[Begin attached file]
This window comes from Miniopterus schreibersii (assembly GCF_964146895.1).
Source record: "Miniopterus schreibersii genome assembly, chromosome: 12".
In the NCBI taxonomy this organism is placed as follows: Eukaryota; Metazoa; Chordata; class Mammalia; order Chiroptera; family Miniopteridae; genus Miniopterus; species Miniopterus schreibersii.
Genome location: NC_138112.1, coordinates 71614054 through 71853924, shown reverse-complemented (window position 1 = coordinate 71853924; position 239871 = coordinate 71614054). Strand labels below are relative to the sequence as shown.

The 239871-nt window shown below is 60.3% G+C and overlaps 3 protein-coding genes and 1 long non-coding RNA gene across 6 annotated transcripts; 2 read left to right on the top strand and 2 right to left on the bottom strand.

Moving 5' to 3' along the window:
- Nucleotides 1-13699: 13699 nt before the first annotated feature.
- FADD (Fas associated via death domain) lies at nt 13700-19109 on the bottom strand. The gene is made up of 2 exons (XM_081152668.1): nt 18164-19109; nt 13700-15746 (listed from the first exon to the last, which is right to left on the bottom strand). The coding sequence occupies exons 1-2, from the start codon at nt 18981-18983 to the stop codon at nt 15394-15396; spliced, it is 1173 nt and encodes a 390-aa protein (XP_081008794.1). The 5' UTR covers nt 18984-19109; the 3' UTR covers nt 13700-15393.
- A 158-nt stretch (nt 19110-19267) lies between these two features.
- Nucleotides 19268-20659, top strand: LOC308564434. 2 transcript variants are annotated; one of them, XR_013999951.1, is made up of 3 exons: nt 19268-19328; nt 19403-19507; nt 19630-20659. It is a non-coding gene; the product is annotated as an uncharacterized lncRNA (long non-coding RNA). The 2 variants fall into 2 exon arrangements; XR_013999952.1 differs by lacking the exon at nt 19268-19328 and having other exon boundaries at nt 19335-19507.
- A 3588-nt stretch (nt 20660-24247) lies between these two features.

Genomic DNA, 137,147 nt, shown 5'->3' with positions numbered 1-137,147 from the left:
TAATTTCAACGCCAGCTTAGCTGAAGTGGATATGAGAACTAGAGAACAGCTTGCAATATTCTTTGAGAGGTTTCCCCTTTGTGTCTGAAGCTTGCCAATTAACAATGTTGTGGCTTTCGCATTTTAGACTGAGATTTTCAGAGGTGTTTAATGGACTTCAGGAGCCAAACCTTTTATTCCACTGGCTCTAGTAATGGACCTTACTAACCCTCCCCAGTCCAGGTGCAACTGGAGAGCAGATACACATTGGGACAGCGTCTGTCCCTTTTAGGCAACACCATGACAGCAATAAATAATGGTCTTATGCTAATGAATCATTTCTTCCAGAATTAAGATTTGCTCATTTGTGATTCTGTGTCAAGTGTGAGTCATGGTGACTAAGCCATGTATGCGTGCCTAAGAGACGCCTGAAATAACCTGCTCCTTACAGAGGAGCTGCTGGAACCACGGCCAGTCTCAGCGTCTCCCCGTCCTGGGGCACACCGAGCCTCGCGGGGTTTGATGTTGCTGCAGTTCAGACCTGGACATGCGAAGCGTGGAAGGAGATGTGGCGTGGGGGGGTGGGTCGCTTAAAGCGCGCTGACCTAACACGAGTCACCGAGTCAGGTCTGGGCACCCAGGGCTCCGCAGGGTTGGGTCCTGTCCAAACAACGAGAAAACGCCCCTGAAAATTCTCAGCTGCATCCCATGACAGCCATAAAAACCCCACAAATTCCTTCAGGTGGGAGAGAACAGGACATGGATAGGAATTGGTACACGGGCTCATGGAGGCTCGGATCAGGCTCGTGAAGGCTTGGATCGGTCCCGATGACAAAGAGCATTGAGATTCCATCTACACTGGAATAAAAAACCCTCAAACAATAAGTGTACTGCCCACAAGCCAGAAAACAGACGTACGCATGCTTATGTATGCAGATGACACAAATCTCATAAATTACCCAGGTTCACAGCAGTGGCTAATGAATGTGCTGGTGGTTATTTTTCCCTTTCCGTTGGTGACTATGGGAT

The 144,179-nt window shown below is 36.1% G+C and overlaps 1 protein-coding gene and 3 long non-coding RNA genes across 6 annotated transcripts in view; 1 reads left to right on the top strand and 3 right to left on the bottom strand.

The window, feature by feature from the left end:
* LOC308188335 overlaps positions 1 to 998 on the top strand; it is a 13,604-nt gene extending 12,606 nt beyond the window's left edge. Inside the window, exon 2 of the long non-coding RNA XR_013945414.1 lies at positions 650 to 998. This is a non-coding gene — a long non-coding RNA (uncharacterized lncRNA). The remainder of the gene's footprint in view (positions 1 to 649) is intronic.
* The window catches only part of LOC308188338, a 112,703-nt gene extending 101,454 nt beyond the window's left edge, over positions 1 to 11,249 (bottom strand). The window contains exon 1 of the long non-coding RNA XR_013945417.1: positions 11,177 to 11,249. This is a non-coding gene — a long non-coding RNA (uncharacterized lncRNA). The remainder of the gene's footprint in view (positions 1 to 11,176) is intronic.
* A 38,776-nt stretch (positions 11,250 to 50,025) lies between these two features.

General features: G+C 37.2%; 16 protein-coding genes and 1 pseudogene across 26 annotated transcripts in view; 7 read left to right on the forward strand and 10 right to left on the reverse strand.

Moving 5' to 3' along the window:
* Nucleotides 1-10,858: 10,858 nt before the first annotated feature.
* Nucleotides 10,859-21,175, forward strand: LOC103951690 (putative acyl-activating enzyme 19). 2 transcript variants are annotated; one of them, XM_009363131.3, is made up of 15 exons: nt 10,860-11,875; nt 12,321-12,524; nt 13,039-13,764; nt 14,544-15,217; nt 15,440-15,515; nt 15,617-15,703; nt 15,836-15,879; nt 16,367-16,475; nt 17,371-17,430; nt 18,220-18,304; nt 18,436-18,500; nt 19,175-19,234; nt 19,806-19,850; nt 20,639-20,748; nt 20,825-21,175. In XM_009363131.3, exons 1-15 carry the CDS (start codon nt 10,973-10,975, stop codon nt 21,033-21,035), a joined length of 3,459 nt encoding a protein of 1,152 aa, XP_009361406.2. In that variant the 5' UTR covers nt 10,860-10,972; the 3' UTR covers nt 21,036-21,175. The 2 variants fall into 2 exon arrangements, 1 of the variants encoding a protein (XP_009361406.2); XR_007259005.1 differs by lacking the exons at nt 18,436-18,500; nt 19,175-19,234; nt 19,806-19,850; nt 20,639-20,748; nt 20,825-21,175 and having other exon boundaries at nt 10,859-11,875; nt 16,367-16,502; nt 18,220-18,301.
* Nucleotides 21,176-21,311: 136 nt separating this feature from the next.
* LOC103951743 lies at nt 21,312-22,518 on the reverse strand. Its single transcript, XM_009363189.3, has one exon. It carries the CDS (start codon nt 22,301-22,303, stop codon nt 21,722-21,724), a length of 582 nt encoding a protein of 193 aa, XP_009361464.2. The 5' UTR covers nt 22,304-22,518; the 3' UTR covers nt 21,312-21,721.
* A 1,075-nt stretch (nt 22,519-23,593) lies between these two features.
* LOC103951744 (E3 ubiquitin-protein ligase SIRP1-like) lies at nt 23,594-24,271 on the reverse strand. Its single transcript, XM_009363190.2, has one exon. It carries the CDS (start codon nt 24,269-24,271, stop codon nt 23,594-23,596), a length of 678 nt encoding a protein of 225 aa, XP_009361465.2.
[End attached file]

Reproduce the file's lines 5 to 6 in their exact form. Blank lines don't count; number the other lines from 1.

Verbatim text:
The 239871-nt window shown below is 60.3% G+C and overlaps 3 protein-coding genes and 1 long non-coding RNA gene across 6 annotated transcripts; 2 read left to right on the top strand and 2 right to left on the bottom strand.

Moving 5' to 3' along the window: